- The Washington Times - Saturday, March 22, 2003

A bipartisan group of U.S. senators yesterday brushed aside global condemnation of Fidel Castro's latest crackdown on dissent and formed a group seeking an end to the 40-year-old American trade embargo of Cuba.
"The sanction policy of the United States has been ineffective since it was adopted in 1962," the lawmakers said in a letter to the Senate leadership.
"We believe that the American people can have greater influence on Cuban society by developing a relationship with the Cuban people."
The letter, signed by 10 senators, including Max Baucus, Montana Democrat and Pat Roberts, Kansas Republican, made no mention of the four-day Cuban government crackdown on its political opposition.
The Bush administration, with a policy to engage the government opposition, has said it will veto any bill or amendment that seeks to roll back sanctions.
By late Thursday about 75 opposition figures had been arrested for opposing the government, including economist Marta Beatriz Roque, and Raul Rivero, Cuba's best-known independent journalist.
The Cuban government accuses the dissidents of conspiring with the United States to overthrow the government.
Cuba's most prominent dissident, Oswaldo Paya, who founded the Varela Project, and Elizardo Sanchez, head of the Cuban Commission of Human Rights and Reconciliation, said their houses were under constant surveillance.
State security agents on Thursday evening also detained Hector Palacios, a leading organizer of the Varela Project reform effort, after an extensive search of his home, said Mr. Sanchez.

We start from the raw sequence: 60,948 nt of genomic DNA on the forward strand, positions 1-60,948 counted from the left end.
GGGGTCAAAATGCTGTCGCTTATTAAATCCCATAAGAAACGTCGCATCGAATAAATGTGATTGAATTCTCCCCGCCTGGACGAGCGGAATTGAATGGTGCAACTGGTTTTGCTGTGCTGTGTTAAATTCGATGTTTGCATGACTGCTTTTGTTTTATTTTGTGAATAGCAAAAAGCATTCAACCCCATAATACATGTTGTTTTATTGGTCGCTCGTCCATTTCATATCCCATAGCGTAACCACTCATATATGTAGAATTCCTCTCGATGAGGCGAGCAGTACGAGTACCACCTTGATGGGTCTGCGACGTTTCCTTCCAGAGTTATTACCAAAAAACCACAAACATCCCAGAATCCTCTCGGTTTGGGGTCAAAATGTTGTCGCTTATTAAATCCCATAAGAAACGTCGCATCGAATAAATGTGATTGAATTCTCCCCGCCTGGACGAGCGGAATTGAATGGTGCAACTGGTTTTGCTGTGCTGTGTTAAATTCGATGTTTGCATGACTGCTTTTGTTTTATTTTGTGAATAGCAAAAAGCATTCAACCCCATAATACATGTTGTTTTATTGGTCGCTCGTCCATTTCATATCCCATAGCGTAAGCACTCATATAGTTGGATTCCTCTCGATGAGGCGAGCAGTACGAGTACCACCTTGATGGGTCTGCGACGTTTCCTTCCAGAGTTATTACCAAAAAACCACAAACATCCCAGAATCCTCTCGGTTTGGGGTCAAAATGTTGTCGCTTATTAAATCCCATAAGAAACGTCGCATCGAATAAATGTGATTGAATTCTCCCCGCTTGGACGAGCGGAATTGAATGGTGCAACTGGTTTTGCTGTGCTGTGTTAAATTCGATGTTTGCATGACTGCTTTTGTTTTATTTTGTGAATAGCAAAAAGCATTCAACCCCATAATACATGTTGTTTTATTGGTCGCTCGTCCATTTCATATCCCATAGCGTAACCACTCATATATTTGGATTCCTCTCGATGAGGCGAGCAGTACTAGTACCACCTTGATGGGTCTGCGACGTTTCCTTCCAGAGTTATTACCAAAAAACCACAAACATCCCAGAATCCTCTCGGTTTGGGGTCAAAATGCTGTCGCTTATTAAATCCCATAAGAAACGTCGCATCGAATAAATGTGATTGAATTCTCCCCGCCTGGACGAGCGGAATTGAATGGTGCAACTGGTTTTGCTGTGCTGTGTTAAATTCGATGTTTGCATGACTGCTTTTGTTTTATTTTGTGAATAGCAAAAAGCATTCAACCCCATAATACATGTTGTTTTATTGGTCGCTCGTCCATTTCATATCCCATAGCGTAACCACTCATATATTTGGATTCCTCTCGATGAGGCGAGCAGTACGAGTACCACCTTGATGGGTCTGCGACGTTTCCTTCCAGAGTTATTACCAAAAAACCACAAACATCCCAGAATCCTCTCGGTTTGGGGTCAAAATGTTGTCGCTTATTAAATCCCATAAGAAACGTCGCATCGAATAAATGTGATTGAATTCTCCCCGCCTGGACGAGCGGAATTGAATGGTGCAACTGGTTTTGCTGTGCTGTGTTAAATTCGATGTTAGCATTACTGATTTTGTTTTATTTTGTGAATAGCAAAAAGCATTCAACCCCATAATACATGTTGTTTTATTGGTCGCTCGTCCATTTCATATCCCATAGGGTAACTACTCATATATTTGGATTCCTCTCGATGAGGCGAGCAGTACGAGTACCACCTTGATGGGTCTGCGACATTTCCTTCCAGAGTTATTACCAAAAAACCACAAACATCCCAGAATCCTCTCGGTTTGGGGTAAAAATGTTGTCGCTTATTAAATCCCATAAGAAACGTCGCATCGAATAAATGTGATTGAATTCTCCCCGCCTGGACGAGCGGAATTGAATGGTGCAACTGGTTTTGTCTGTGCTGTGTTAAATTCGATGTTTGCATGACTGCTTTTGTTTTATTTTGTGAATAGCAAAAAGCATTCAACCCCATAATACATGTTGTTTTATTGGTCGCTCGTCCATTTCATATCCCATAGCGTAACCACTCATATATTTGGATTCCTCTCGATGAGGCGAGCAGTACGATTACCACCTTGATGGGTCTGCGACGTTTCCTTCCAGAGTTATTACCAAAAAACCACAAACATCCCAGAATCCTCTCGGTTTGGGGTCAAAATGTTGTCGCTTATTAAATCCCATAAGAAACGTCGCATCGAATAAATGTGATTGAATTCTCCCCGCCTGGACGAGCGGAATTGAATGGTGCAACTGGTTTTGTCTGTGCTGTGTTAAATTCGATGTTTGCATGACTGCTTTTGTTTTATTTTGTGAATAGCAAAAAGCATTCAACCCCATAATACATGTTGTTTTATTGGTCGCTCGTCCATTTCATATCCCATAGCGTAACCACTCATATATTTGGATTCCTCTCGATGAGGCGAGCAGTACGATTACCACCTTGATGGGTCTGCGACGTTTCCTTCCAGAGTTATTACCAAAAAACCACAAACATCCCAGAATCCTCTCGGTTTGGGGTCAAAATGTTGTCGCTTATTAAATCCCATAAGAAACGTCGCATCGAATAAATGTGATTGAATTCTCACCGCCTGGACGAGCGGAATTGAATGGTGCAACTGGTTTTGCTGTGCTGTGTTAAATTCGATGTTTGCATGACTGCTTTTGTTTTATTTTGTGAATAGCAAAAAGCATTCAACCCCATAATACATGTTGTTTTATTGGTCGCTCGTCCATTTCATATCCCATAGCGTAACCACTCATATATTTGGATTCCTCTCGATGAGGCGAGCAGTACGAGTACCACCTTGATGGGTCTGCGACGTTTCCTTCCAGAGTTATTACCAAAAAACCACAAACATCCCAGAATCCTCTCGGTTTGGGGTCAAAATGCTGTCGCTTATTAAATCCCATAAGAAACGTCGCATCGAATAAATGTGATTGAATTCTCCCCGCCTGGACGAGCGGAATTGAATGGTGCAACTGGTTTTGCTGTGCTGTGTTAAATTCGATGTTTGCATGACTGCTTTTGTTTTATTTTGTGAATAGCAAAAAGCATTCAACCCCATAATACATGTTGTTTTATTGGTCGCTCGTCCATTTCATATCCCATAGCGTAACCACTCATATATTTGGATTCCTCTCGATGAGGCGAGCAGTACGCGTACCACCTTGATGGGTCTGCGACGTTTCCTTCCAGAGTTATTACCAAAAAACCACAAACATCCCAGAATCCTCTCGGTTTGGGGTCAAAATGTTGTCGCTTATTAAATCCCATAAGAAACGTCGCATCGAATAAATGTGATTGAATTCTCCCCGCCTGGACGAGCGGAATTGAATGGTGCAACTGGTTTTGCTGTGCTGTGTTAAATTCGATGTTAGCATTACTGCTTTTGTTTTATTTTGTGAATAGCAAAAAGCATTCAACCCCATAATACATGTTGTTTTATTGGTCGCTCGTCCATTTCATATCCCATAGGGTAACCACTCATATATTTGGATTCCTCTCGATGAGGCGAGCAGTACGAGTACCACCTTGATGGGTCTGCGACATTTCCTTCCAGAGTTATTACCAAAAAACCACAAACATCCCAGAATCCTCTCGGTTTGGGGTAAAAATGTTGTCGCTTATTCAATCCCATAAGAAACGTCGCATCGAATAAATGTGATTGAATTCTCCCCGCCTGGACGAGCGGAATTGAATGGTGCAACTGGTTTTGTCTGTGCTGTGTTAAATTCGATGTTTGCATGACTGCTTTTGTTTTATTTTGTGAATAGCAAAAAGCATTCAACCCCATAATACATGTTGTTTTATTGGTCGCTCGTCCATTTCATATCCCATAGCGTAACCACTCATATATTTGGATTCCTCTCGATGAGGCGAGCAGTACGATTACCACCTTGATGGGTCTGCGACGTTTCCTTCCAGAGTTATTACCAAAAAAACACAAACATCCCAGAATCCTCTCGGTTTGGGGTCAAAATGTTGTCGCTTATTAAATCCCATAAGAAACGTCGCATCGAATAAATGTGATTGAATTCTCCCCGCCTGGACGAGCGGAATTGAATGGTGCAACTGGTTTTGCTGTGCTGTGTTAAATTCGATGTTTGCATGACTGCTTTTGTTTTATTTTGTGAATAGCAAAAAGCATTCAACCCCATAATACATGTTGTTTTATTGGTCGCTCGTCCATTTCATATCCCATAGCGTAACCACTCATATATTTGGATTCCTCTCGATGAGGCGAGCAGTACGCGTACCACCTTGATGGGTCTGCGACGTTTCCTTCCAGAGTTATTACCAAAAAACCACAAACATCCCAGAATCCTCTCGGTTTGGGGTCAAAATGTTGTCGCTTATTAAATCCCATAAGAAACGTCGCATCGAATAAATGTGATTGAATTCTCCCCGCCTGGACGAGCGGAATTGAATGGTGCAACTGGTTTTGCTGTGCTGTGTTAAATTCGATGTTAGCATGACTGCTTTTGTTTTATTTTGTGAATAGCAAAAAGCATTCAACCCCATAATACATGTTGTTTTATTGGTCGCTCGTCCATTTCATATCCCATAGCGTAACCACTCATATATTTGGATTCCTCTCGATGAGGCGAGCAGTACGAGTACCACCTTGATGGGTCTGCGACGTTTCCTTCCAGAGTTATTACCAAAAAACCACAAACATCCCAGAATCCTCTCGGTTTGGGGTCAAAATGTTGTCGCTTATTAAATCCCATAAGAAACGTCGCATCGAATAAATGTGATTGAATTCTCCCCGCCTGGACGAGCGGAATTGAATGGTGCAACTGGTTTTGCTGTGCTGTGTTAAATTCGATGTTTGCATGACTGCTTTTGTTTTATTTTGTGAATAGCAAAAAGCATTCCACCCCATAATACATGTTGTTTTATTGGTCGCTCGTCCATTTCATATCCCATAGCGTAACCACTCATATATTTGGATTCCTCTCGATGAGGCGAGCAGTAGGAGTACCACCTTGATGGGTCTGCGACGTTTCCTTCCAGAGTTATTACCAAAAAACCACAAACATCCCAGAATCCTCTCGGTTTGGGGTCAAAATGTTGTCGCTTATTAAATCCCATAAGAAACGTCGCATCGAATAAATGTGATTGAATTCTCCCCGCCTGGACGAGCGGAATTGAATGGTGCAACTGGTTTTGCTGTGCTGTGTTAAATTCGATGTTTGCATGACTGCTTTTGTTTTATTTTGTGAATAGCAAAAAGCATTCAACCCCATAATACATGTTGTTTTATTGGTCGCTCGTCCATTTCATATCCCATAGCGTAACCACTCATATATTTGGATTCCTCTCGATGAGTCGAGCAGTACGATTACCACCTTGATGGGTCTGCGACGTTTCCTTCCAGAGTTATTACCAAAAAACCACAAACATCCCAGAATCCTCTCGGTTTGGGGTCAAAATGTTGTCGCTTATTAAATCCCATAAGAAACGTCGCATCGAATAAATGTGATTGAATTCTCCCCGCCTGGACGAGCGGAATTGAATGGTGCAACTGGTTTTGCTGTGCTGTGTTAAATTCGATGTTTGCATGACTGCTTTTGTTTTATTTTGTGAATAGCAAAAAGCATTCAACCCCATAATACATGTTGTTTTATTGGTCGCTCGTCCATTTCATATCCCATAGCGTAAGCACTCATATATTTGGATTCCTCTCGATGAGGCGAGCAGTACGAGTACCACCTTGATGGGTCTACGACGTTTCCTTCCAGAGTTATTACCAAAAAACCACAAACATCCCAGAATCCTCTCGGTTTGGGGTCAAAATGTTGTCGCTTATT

The project collected more than 10,000 signatures on a petition urging a democratic elections and other reforms.
In Geneva, the U.S. delegation to the U.N. Human Rights Commission, yesterday publicized the arrests in Cuba and worked to enlist other nations for an international condemnation of Cuban human rights abuses.
"We are working the issue quite vigorously in Geneva," said Charles Barclay, State Department spokesman for the Western Hemisphere.
He said that despite the war in Iraq, which the Cuban government wanted to use as a cover for its activities, other delegations are aware of what is happening in Cuba.
"It is less difficult that you might imagine to get other countries to focus on Cuba," he said.
Another State Department official said on the condition of anonymity, that Peru, Uruguay and Costa Rica were sponsoring a measure to condemn Cuba. On Thursday the French Foreign Ministry denounced the arrests and the European Union is expected to issue a statement soon.
Many of those arrested are accused of meeting with U.S. diplomats in Cuba.
"We intend to continue engaging Cubans as part of the president's policy and we will continue to give meaning to that policy on the ground," said the State Department official.
The American Society of Newspaper Editors, which took a large delegation of U.S. editors to Cuba in October, also denounced the arrests of journalists.
"We are shocked to learn that many independent Cuban journalists, who we count as both colleagues and friends, have been subjected to intimidation, searches and seizures, arrest and detention in your country," said the letter addressed to Felipe Perez Roque, Cuba's foreign minister.
It was not clear whether Mr. Roque had received the letter. He was in Moscow yesterday, trying to strengthen relations with Cuba's former patron.
The New York-based Committee to Protect Journalists also denounced the arrests.
"CPJ condemns the Cuban government repression of independent media," Joel Simon, CPJ acting director said in a statement.
CPJ said that reporters' homes were being searched and fax machines, printers and computers were being confiscated.

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